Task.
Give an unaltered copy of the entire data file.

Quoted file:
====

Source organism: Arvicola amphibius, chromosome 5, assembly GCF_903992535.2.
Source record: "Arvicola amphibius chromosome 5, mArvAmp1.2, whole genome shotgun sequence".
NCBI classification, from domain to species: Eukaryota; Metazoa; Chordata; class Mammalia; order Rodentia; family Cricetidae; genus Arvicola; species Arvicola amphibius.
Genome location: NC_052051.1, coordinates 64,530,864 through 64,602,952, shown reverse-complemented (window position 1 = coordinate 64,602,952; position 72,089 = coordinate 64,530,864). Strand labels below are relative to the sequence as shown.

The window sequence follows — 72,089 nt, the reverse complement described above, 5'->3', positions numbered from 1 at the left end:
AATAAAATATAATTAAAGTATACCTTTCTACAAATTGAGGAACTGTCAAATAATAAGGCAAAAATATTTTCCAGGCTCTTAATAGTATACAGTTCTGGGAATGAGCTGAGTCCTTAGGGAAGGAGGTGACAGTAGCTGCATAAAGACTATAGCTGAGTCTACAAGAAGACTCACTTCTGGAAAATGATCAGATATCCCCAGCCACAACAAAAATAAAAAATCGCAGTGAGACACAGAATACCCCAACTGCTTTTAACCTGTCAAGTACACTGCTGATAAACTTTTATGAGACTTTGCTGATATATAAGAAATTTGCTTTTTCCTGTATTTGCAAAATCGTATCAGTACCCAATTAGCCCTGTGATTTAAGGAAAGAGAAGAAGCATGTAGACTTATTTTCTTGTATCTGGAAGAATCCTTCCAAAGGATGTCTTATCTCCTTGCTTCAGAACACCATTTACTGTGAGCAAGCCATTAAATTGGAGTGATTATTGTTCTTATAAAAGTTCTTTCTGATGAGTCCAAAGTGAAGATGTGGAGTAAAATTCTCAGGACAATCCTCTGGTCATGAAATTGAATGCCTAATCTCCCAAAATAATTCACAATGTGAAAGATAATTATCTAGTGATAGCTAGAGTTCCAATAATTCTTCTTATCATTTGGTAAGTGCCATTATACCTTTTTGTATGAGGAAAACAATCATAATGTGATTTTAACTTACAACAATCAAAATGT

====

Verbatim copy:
Source organism: Arvicola amphibius, chromosome 5, assembly GCF_903992535.2.
Source record: "Arvicola amphibius chromosome 5, mArvAmp1.2, whole genome shotgun sequence".
NCBI classification, from domain to species: Eukaryota; Metazoa; Chordata; class Mammalia; order Rodentia; family Cricetidae; genus Arvicola; species Arvicola amphibius.
Genome location: NC_052051.1, coordinates 64,530,864 through 64,602,952, shown reverse-complemented (window position 1 = coordinate 64,602,952; position 72,089 = coordinate 64,530,864). Strand labels below are relative to the sequence as shown.

The window sequence follows — 72,089 nt, the reverse complement described above, 5'->3', positions numbered from 1 at the left end:
AATAAAATATAATTAAAGTATACCTTTCTACAAATTGAGGAACTGTCAAATAATAAGGCAAAAATATTTTCCAGGCTCTTAATAGTATACAGTTCTGGGAATGAGCTGAGTCCTTAGGGAAGGAGGTGACAGTAGCTGCATAAAGACTATAGCTGAGTCTACAAGAAGACTCACTTCTGGAAAATGATCAGATATCCCCAGCCACAACAAAAATAAAAAATCGCAGTGAGACACAGAATACCCCAACTGCTTTTAACCTGTCAAGTACACTGCTGATAAACTTTTATGAGACTTTGCTGATATATAAGAAATTTGCTTTTTCCTGTATTTGCAAAATCGTATCAGTACCCAATTAGCCCTGTGATTTAAGGAAAGAGAAGAAGCATGTAGACTTATTTTCTTGTATCTGGAAGAATCCTTCCAAAGGATGTCTTATCTCCTTGCTTCAGAACACCATTTACTGTGAGCAAGCCATTAAATTGGAGTGATTATTGTTCTTATAAAAGTTCTTTCTGATGAGTCCAAAGTGAAGATGTGGAGTAAAATTCTCAGGACAATCCTCTGGTCATGAAATTGAATGCCTAATCTCCCAAAATAATTCACAATGTGAAAGATAATTATCTAGTGATAGCTAGAGTTCCAATAATTCTTCTTATCATTTGGTAAGTGCCATTATACCTTTTTGTATGAGGAAAACAATCATAATGTGATTTTAACTTACAACAATCAAAATGT